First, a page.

Schuyler/Chemung Catholic Community
Regional Planning Group
5 Year Draft Plan
January 2000

The Regional Planning Group represents our region’s parishes: East Side Catholic Parishes, Our Lady of Lourdes, St. Anthony/St. Patrick, St. Casmir/St. Charles, St. Mary Our Mother, St. Mary Southside, Schuyler Catholic Community; and Institutional Faith Communities: Elmira Reception Center, Elmira Correctional Facility, Southport Correctional Facility and St. Joseph’s Hospital.

A year ago, Bishop Clark asked our parishes/faith communities to examine their needs, list their resources and consider areas for cooperation with other parishes/faith communities. Using the wealth of information gathered by this process, our Regional Planning Group offers this plan to meet our region’s needs: revised mass schedules, an additional priest for the region, a regional census, an integrated social ministry/justice outreach, regional youth ministry, a regional business manager for our parishes, and locally available training and support for both volunteer and professional parish ministers. In addition, we propose establishing a regional communication effort and a regional council. We believe this five year plan will help us to nurture the spiritual growth of all God’s people as we develop and share our faith and work for social justice.



The Schuyler/Chemung Planning Team makes two recommendations for sacramental ministry in our region: (1) that each parish have no more than three weekend celebrations per active priest and, (2) that the diocese assign an associate pastor for St. Mary Our Mother in Horseheads.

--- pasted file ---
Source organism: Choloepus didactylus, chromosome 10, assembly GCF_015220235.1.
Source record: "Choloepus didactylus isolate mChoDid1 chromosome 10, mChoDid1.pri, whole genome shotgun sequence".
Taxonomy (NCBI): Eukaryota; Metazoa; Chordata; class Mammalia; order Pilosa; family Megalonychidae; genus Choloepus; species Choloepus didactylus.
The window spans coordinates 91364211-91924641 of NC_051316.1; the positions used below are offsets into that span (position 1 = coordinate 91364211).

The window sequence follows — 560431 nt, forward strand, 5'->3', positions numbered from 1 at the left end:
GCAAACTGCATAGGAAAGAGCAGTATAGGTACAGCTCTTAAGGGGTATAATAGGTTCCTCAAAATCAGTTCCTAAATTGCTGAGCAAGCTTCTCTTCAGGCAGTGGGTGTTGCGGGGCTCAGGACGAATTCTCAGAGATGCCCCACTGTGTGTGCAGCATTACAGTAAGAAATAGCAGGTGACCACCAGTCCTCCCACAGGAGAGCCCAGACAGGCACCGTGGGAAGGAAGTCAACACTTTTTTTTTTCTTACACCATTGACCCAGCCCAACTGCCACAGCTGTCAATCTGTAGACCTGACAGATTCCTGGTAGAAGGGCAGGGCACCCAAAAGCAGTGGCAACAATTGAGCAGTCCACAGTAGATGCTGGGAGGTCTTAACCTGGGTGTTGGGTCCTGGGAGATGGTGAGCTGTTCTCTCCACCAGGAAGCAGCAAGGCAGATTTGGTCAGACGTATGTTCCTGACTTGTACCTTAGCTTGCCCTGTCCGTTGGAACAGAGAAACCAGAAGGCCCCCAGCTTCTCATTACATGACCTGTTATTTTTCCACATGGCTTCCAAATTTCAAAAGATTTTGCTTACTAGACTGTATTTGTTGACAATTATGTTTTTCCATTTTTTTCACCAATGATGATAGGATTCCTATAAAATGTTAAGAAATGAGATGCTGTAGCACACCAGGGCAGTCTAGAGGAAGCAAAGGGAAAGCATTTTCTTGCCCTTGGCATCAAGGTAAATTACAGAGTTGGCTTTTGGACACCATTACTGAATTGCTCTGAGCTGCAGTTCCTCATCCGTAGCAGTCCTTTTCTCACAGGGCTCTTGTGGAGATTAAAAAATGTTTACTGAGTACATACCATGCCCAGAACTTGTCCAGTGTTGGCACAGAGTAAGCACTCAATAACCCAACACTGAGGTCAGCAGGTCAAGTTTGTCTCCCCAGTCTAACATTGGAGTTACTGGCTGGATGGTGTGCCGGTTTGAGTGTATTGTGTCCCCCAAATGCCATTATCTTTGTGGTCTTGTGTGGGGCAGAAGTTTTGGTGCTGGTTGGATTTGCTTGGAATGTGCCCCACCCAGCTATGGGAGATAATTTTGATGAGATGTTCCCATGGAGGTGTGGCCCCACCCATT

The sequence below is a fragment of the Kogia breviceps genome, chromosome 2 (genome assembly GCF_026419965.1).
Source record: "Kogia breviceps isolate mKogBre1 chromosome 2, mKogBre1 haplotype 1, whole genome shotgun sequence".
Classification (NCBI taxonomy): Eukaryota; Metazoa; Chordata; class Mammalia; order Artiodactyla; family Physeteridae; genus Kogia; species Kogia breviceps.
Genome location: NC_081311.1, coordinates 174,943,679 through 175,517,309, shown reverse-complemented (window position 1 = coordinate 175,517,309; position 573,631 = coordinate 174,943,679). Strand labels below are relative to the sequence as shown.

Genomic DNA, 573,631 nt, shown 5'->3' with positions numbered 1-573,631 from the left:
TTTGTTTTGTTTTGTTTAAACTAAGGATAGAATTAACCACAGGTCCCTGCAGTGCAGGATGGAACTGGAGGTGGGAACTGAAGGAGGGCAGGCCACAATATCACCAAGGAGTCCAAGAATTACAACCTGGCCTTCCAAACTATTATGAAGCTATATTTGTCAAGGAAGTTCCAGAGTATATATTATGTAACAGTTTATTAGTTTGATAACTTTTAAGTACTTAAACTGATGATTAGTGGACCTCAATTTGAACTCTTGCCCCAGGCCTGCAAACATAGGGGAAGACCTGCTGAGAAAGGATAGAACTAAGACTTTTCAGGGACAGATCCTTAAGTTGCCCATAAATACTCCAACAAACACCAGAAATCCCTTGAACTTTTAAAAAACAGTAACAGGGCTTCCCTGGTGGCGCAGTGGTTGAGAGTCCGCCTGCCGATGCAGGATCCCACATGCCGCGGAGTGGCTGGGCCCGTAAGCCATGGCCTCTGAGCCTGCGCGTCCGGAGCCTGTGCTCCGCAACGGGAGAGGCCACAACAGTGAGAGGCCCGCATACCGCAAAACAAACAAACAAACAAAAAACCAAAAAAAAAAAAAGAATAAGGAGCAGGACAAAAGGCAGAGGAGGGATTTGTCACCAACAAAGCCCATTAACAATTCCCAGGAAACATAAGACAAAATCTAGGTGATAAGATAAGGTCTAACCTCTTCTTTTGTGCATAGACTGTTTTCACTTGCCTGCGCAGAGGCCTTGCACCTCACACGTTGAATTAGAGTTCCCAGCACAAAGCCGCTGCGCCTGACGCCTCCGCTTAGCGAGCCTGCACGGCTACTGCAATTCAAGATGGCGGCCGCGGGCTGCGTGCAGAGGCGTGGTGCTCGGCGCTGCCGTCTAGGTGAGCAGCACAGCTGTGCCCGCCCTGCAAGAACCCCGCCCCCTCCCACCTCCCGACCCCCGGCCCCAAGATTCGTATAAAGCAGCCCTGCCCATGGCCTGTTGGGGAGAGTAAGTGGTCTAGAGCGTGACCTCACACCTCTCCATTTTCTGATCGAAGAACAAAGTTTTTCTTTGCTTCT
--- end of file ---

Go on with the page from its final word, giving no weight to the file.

1. Why only three weekend masses per priest?

First of all, it is the policy of our diocese. But, this policy exists for good reason. Our clergy are stretched and stressed because there are fewer of them. Ordinary parish duties throughout the week demand more and more time from fewer and fewer priests. Repetition of masses and weariness of the celebrant can hurt the quality of Sunday liturgy. Our people deserve the best liturgy that we can provide. An expectation that each active priest celebrate no more than three weekend masses (one on Saturday, two on Sunday) is reasonable in that it would promote clergy well-being, high quality liturgy, and would be more in keeping with current demands upon a priest’s time.

2. Why a Parochial Vicar in Horseheads?

Right now there is only one priest for each faith community in our region. If a priest gets sick, there is no one to immediately fill in for him. When a priest goes on vacation, difficult arrangements must be made for coverage. Already we have had Sunday celebrations within our region where a priest could not be present. Our region needs an eighth priest to cover emergencies, vacations, and illnesses. St. Mary Our Mother has the financial resources to fund a Parochial Vicar and is centrally located for our region. St. Mary Our Mother agrees that they would have no more than four weekend masses and no more than one regularly scheduled daily mass to enable them to provide coverage for the needs of all faith communities